Edward S. Curtis Exhibit
The Board and Staff of the Tread of Pioneers Museum respectfully acknowledge the Ute and Arapaho peoples, the original inhabitants of Northwest Colorado, and other Indigenous Nations of this area where we now reside. We recognize that the establishment of this region impacted the lifeways of Native peoples and their communities. In accepting this, we are called to utilize this educational institution to teach stewardship of the land and continuing commitment to the inclusion and respect of these Nations and their traditional values for their homelands.
“Edward S. Curtis was a driven, charismatic, pioneer artist and photographer who set out at the turn of the last century to document traditional American Indian life before it disappeared. He rose from obscurity to become the most famous photographer of his time. Curtis abandoned his career as a successful portrait photographer and spent 30 years creating an astonishing body of work capturing Native American culture: 10,000 audio recordings, 20 volumes of text, a full length motion picture, and 40,000 photographs.
When Curtis began photographing American Indians, he believed that their cultures were vanishing. When he nished The North American Indian project in 1930, his own work vanished into obscurity. It was rediscovered in the 1970s and helped to inspire the revival of traditional customs on many reservations and a greater appreciation of native cultures in the U.S.”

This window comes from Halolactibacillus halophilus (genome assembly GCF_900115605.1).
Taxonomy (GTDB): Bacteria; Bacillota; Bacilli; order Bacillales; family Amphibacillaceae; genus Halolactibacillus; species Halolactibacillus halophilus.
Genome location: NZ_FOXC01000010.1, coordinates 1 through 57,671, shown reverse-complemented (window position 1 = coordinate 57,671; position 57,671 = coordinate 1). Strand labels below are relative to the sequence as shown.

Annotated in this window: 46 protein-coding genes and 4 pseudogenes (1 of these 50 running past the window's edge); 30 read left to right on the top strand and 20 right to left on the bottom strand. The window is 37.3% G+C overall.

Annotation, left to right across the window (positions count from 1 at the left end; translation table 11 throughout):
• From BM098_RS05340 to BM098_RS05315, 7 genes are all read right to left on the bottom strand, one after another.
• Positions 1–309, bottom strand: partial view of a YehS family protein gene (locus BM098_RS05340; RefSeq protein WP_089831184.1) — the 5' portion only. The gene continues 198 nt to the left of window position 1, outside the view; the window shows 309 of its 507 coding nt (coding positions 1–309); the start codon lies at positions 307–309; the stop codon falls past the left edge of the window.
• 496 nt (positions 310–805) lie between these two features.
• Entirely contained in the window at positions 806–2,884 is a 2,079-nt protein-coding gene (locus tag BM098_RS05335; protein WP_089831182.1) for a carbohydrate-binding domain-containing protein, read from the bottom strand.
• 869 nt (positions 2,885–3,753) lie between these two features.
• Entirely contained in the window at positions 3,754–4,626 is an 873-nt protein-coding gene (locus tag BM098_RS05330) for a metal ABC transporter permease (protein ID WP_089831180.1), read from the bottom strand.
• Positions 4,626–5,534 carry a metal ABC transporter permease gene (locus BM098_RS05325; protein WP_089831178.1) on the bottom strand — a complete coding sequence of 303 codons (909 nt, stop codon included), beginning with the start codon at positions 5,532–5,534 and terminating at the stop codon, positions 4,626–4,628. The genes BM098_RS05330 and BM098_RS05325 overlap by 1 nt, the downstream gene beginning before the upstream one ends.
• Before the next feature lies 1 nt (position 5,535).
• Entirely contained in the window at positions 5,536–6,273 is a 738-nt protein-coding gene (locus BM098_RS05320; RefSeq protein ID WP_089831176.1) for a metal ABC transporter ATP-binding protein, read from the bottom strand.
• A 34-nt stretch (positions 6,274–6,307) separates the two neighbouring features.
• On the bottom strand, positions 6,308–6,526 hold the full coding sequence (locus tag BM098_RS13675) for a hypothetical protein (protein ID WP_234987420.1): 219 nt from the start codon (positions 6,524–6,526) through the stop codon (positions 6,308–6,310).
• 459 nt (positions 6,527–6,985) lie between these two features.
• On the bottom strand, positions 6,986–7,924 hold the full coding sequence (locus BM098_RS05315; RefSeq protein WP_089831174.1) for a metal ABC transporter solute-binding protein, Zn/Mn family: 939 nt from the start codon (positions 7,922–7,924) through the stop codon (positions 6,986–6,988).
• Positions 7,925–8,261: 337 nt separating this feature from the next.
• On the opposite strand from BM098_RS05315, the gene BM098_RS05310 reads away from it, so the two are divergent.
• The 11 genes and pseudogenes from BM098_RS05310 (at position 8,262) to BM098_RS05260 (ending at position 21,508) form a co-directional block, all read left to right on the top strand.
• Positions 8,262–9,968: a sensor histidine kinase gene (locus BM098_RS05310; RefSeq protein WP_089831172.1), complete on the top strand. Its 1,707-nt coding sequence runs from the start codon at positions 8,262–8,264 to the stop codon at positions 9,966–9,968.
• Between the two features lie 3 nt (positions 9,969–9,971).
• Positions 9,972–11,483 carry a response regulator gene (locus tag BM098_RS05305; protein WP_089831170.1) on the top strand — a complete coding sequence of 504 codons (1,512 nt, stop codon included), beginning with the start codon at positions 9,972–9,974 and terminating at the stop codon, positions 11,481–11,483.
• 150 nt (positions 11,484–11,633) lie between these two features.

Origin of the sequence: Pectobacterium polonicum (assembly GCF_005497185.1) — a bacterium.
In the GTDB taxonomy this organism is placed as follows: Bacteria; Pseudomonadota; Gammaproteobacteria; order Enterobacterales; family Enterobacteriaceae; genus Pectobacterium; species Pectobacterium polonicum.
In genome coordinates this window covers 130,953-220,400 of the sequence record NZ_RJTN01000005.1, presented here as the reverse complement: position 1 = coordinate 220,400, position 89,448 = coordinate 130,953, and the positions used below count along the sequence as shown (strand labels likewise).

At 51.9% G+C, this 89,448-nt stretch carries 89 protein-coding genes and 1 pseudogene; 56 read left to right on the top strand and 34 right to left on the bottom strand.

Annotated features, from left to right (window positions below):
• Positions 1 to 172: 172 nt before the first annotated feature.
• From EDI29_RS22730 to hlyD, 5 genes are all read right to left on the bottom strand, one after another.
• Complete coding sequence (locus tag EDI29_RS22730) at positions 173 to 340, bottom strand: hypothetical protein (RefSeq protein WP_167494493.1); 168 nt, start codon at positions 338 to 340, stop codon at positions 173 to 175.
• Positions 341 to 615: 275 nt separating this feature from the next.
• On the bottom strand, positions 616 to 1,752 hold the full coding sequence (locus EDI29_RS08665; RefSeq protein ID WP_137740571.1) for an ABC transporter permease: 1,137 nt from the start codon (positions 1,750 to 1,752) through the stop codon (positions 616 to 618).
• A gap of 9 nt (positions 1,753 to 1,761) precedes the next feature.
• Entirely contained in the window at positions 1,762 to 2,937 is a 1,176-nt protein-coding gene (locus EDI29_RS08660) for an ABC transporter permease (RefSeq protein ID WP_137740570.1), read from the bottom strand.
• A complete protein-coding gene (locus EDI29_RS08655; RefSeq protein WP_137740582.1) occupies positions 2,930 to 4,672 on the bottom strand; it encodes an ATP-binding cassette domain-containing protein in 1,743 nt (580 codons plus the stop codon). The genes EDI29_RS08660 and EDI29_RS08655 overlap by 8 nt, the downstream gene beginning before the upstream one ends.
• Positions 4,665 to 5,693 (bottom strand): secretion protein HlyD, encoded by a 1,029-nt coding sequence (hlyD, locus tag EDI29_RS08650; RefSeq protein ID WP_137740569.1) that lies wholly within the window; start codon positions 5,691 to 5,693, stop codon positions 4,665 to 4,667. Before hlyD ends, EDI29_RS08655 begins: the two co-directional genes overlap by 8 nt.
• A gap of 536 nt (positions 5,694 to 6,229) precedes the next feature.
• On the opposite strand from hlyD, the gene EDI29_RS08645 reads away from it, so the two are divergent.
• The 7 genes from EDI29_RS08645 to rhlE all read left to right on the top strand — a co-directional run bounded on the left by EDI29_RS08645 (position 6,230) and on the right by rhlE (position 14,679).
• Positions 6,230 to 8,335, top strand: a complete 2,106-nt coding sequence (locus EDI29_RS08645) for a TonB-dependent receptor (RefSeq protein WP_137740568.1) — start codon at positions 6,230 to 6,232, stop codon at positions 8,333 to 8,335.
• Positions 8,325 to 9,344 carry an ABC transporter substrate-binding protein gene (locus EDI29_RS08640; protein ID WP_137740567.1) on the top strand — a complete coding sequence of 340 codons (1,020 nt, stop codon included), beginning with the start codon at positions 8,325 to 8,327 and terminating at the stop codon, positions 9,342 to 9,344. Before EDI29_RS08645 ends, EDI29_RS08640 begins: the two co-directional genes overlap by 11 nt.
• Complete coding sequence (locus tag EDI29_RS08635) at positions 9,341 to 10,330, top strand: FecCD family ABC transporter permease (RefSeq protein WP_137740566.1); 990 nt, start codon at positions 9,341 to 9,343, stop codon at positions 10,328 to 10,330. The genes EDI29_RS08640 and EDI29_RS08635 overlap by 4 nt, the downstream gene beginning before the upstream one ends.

– Anne Makepeace, lmmaker and creator of the documentary, Coming to Light: Edward S. Curtis and the North American Indians
MAPPING CURTIS’ ACCOMPLISHMENTS
In the 30 years it took to complete The North American Indian project, Curtis visited almost 80 Indian tribes in the rugged western third of the United States, Canada, and Alaska. In an era when domestic travel involved risk and uncertainty, he managed, through careful planning and tenacity, to cover 40,000 miles (64,000 kilometers) of western terrain by rail, waterway, foot, and any other means he could find.
“These pictures were to be transcriptions for future generations that they might behold the Indian as nearly lifelike as possible as he moved before he ever saw a paleface or knew there was anything human or in nature other than what he himself had seen.” – Edward S. Curtis
See images below for additnal details.